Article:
Let’s hear it for the Good Book . . .

Not for attribution

. . . in English to die for:

Though Ronald Knox (1888-1957) won renown as a Catholic priest, university chaplain, retreat master, and author of spiritual books, it is at least arguable that he made his living from his bestselling detective stories. In fact, it was Msgr. Knox who wrote the widely accepted rules the Ten Commandments that guided the so-called Golden Age of Detective Fiction. He was a keen reader of Arthur Conan Doyle, and he even established a satirical genre of mock-scholarship of the Sherlock Holmes stories.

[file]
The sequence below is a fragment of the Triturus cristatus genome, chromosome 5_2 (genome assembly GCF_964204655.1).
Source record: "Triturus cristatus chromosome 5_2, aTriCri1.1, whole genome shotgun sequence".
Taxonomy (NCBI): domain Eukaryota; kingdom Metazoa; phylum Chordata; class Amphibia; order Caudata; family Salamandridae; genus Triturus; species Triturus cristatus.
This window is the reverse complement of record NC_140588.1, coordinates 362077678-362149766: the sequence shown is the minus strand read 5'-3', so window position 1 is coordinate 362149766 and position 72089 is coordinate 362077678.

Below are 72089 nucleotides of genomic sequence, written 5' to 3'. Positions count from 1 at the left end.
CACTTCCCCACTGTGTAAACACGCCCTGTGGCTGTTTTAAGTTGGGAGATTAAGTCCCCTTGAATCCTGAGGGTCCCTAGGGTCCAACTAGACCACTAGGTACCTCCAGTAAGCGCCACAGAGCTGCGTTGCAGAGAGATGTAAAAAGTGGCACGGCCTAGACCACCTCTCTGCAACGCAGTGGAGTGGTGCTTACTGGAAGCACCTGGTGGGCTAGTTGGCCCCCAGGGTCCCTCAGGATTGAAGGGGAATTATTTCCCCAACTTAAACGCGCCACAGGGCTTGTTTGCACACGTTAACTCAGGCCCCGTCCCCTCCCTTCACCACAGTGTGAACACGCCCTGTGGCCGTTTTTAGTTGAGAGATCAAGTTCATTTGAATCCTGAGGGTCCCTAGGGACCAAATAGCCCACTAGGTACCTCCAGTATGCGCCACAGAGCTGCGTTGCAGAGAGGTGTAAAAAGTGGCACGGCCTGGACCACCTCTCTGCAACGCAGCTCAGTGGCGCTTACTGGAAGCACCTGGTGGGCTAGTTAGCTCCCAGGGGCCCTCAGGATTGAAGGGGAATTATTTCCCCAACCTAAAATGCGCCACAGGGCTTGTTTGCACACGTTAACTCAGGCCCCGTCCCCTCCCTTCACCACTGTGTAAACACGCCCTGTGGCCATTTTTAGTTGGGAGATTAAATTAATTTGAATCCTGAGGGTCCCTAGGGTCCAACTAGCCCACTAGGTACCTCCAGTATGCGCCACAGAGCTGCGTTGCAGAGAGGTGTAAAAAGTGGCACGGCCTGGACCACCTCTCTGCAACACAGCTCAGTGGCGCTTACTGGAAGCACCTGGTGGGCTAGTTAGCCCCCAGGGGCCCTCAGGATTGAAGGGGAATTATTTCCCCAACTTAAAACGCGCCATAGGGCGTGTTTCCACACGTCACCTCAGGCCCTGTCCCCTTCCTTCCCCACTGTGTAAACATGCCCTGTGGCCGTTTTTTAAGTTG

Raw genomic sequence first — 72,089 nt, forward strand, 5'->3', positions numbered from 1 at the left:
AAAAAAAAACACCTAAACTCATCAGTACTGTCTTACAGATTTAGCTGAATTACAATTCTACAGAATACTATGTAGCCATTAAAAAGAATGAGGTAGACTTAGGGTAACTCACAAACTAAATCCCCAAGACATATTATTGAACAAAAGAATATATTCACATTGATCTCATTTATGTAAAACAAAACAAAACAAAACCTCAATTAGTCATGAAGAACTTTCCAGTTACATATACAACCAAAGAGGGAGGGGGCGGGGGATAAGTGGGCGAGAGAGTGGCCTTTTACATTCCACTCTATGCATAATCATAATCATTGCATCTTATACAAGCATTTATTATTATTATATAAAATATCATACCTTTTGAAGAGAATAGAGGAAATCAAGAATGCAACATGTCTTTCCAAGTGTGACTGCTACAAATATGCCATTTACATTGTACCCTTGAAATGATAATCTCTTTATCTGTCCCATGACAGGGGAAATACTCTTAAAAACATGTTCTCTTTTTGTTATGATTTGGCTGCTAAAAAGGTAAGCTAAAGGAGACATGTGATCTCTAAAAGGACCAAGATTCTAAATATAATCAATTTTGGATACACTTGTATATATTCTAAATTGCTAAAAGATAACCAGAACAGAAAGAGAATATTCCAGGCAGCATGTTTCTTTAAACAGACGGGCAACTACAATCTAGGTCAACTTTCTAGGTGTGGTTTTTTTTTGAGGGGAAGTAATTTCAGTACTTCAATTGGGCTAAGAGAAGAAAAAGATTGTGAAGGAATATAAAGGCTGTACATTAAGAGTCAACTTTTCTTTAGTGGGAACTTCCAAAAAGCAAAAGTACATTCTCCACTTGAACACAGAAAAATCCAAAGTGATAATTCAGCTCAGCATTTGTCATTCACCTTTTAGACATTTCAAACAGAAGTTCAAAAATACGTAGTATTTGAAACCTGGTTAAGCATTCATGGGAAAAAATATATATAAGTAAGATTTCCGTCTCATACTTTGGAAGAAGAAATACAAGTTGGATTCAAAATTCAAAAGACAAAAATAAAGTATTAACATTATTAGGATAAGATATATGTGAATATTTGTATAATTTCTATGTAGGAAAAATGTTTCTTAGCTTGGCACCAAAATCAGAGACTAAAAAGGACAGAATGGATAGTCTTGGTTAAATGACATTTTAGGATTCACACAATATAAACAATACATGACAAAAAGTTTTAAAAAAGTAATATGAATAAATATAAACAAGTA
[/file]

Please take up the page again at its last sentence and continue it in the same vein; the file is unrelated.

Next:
He made a respectable living that way, but he knew that Man cannot live by bread only; there is life for him in all the words which proceed from the mouth of God (Mt 4:4). And so Msgr. Knox gave his life to deeper mysteries than any earthly detective could solve.

Thing is, the English is not mysterious in this translation…

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